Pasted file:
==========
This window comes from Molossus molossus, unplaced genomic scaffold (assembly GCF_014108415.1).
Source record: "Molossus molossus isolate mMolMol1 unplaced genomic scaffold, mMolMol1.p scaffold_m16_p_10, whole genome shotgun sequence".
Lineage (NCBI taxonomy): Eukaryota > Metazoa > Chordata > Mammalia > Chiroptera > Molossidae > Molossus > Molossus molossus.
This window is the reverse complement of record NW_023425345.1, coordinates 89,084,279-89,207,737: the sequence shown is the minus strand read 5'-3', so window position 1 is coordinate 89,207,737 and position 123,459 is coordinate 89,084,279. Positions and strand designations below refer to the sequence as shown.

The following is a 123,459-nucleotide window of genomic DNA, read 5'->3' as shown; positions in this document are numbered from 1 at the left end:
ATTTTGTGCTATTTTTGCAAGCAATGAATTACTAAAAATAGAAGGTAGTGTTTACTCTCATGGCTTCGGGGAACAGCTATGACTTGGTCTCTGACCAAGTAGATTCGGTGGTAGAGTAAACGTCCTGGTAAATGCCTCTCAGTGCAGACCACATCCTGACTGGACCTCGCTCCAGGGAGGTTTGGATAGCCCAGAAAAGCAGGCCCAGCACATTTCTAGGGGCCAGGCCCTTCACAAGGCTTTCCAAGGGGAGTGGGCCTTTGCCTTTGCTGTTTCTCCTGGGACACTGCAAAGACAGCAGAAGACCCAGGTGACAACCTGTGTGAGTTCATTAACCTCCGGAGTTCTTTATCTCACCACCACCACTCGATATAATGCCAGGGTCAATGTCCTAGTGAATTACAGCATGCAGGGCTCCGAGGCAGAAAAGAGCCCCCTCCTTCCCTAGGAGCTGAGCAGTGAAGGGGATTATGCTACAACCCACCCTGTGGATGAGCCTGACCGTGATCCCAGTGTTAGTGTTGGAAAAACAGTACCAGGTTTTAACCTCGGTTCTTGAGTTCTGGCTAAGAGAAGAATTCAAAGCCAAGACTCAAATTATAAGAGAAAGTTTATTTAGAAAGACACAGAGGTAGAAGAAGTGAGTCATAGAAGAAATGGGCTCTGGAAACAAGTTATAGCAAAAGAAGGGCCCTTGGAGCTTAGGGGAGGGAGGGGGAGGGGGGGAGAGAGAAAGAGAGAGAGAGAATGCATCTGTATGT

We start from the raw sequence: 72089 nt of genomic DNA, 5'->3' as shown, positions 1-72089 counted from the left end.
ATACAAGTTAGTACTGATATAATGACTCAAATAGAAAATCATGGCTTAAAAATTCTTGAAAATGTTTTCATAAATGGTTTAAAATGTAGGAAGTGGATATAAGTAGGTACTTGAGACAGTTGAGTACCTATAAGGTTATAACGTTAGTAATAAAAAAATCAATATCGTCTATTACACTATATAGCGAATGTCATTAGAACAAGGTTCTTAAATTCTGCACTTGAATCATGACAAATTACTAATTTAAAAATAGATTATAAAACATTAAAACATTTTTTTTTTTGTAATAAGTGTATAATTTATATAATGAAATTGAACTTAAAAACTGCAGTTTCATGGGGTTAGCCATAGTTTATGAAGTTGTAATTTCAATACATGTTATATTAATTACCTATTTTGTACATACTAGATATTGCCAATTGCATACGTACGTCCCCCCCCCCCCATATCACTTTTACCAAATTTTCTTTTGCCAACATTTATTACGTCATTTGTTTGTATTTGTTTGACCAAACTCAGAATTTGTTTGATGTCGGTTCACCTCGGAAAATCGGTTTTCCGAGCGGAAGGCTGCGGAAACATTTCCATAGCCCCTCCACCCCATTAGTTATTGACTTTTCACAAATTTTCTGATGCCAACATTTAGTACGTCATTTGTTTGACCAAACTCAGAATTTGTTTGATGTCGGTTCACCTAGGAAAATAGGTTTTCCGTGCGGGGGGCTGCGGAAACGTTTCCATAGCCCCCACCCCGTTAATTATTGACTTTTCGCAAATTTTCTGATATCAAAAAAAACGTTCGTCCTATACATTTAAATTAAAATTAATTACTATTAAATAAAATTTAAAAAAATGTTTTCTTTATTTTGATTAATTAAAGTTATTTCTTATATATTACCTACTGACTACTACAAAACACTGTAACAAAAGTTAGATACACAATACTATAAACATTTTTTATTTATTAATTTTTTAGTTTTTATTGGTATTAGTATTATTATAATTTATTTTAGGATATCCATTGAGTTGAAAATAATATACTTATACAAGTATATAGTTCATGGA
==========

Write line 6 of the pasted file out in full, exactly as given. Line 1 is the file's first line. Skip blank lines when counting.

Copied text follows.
ATTTTGTGCTATTTTTGCAAGCAATGAATTACTAAAAATAGAAGGTAGTGTTTACTCTCATGGCTTCGGGGAACAGCTATGACTTGGTCTCTGACCAAGTAGATTCGGTGGTAGAGTAAACGTCCTGGTAAATGCCTCTCAGTGCAGACCACATCCTGACTGGACCTCGCTCCAGGGAGGTTTGGATAGCCCAGAAAAGCAGGCCCAGCACATTTCTAGGGGCCAGGCCCTTCACAAGGCTTTCCAAGGGGAGTGGGCCTTTGCCTTTGCTGTTTCTCCTGGGACACTGCAAAGACAGCAGAAGACCCAGGTGACAACCTGTGTGAGTTCATTAACCTCCGGAGTTCTTTATCTCACCACCACCACTCGATATAATGCCAGGGTCAATGTCCTAGTGAATTACAGCATGCAGGGCTCCGAGGCAGAAAAGAGCCCCCTCCTTCCCTAGGAGCTGAGCAGTGAAGGGGATTATGCTACAACCCACCCTGTGGATGAGCCTGACCGTGATCCCAGTGTTAGTGTTGGAAAAACAGTACCAGGTTTTAACCTCGGTTCTTGAGTTCTGGCTAAGAGAAGAATTCAAAGCCAAGACTCAAATTATAAGAGAAAGTTTATTTAGAAAGACACAGAGGTAGAAGAAGTGAGTCATAGAAGAAATGGGCTCTGGAAACAAGTTATAGCAAAAGAAGGGCCCTTGGAGCTTAGGGGAGGGAGGGGGAGGGGGGGAGAGAGAAAGAGAGAGAGAGAATGCATCTGTATGT